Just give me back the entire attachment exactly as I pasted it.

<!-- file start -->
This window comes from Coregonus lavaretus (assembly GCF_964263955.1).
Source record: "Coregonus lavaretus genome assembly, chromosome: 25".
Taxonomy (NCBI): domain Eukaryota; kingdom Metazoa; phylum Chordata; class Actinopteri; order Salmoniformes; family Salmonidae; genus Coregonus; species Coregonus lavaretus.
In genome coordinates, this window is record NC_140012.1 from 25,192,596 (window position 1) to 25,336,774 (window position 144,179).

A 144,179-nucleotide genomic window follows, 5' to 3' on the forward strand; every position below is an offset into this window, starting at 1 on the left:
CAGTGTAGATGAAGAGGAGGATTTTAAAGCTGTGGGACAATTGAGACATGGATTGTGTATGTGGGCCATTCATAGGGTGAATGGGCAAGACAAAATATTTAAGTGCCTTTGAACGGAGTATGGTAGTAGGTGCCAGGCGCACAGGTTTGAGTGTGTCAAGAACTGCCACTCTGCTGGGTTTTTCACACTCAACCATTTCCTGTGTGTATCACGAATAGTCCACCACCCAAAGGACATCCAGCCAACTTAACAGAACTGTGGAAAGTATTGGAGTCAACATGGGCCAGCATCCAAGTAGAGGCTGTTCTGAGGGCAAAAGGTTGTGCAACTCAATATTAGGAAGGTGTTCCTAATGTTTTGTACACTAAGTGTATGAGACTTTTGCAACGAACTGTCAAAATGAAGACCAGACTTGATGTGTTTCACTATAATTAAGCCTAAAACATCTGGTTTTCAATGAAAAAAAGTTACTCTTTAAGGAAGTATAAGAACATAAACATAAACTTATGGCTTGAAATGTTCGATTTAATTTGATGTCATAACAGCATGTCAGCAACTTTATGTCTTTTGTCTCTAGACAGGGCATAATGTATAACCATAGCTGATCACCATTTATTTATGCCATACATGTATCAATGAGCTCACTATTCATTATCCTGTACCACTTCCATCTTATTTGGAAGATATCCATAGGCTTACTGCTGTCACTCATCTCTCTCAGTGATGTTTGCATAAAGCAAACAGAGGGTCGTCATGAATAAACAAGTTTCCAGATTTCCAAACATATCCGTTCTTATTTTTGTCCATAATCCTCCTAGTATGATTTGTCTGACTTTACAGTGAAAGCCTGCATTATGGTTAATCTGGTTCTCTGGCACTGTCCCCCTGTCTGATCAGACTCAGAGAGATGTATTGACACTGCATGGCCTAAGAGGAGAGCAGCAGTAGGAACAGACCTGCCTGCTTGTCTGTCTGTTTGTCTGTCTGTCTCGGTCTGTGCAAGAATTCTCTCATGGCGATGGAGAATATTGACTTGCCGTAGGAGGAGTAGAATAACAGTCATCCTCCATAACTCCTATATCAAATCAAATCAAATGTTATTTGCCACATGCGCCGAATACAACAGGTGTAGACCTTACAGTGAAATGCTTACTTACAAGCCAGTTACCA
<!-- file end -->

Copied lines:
This window comes from Coregonus lavaretus (assembly GCF_964263955.1).
Source record: "Coregonus lavaretus genome assembly, chromosome: 25".
Taxonomy (NCBI): domain Eukaryota; kingdom Metazoa; phylum Chordata; class Actinopteri; order Salmoniformes; family Salmonidae; genus Coregonus; species Coregonus lavaretus.
In genome coordinates, this window is record NC_140012.1 from 25,192,596 (window position 1) to 25,336,774 (window position 144,179).

A 144,179-nucleotide genomic window follows, 5' to 3' on the forward strand; every position below is an offset into this window, starting at 1 on the left:
CAGTGTAGATGAAGAGGAGGATTTTAAAGCTGTGGGACAATTGAGACATGGATTGTGTATGTGGGCCATTCATAGGGTGAATGGGCAAGACAAAATATTTAAGTGCCTTTGAACGGAGTATGGTAGTAGGTGCCAGGCGCACAGGTTTGAGTGTGTCAAGAACTGCCACTCTGCTGGGTTTTTCACACTCAACCATTTCCTGTGTGTATCACGAATAGTCCACCACCCAAAGGACATCCAGCCAACTTAACAGAACTGTGGAAAGTATTGGAGTCAACATGGGCCAGCATCCAAGTAGAGGCTGTTCTGAGGGCAAAAGGTTGTGCAACTCAATATTAGGAAGGTGTTCCTAATGTTTTGTACACTAAGTGTATGAGACTTTTGCAACGAACTGTCAAAATGAAGACCAGACTTGATGTGTTTCACTATAATTAAGCCTAAAACATCTGGTTTTCAATGAAAAAAAGTTACTCTTTAAGGAAGTATAAGAACATAAACATAAACTTATGGCTTGAAATGTTCGATTTAATTTGATGTCATAACAGCATGTCAGCAACTTTATGTCTTTTGTCTCTAGACAGGGCATAATGTATAACCATAGCTGATCACCATTTATTTATGCCATACATGTATCAATGAGCTCACTATTCATTATCCTGTACCACTTCCATCTTATTTGGAAGATATCCATAGGCTTACTGCTGTCACTCATCTCTCTCAGTGATGTTTGCATAAAGCAAACAGAGGGTCGTCATGAATAAACAAGTTTCCAGATTTCCAAACATATCCGTTCTTATTTTTGTCCATAATCCTCCTAGTATGATTTGTCTGACTTTACAGTGAAAGCCTGCATTATGGTTAATCTGGTTCTCTGGCACTGTCCCCCTGTCTGATCAGACTCAGAGAGATGTATTGACACTGCATGGCCTAAGAGGAGAGCAGCAGTAGGAACAGACCTGCCTGCTTGTCTGTCTGTTTGTCTGTCTGTCTCGGTCTGTGCAAGAATTCTCTCATGGCGATGGAGAATATTGACTTGCCGTAGGAGGAGTAGAATAACAGTCATCCTCCATAACTCCTATATCAAATCAAATCAAATGTTATTTGCCACATGCGCCGAATACAACAGGTGTAGACCTTACAGTGAAATGCTTACTTACAAGCCAGTTACCA